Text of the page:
At Yusuf’s death, his deputy, Abubakar Shekau, with the nom de guerre of Darul Tawheed (or ‘home of monotheism’) took over. The death seemed to have fuelled a more fiery approach to the agitation in a part of Nigeria that had gained the reputation of being a hotbed of Islamist activism.
Early in 1999, following the preaching of an earlier but short-lived cult led by Abubakar Lawan, some Muslim students at the University of Maiduguri had burnt their certificates and joined the Ahlusunnawal Jamah Hijra group.
Not many were surprised when Yusuf’s group morphed into a full-scale well-armed insurrection in the shape of Boko Haram the same year. By 2010, Boko Haram had grown defiant enough to take on not only the police, but also the Nigerian army. Christians and Muslims and other critics were routinely killed. The group also began to attack all emblems of ‘Western civilisation’ including hotels, universities, European-style health workers, and once, the Nigerian office of the UN in the federal capital, Abuja.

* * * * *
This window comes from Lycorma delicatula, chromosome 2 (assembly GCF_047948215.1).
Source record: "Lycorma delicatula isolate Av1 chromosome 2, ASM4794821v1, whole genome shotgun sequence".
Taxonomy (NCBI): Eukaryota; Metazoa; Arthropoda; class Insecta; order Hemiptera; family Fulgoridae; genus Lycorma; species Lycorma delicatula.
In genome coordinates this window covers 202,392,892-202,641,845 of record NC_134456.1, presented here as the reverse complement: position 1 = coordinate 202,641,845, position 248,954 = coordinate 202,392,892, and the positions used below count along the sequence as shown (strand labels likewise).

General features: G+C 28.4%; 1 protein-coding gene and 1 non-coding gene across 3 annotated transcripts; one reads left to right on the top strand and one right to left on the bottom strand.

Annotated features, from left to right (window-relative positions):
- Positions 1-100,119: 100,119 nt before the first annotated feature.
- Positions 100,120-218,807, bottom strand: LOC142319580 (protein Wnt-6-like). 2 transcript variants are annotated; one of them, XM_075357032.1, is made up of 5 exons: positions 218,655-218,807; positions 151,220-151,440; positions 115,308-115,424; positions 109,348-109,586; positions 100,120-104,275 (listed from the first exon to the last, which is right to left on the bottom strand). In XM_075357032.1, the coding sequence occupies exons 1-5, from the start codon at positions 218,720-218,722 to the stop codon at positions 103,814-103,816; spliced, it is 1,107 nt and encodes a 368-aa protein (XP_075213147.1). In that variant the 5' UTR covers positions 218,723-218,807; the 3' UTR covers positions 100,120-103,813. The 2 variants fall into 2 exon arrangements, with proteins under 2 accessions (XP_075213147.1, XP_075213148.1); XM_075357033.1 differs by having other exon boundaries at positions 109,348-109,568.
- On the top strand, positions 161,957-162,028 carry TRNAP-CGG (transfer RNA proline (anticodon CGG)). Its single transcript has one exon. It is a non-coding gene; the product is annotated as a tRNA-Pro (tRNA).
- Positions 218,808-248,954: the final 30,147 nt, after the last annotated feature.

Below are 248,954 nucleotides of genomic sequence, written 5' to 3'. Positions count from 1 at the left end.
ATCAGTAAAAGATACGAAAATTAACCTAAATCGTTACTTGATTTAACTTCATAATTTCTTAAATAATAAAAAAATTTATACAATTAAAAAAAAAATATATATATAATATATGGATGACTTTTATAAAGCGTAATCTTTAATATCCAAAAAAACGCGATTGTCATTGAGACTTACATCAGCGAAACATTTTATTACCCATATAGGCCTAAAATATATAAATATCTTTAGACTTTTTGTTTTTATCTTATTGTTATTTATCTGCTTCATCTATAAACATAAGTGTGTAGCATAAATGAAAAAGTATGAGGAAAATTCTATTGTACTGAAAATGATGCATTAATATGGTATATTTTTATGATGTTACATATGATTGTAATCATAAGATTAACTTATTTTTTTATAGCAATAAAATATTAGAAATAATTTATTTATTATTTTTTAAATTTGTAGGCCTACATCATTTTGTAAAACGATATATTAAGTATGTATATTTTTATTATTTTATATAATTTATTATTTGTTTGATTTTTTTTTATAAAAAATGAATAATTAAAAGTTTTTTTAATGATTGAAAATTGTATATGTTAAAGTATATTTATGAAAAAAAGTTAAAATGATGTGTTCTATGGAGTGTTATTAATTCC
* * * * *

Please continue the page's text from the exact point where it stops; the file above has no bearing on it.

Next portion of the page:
Shekau connected Boko Haram to international terror groups, pledging loyalty to Islamic State of Iraq Syria (ISIS) and linked his group to the so-called Islamic State in West Africa (ISWA).
In 2016, an internal disagreement over leadership caused a split and Boko Haram’s international partners preferred to work with his rival, Barnawi. Shekau stuck to his guns, though, and rejected the leadership of his former lieutenant. Both the US and the Nigerian army have offered separate bounties on Shekau.
Curious copycat group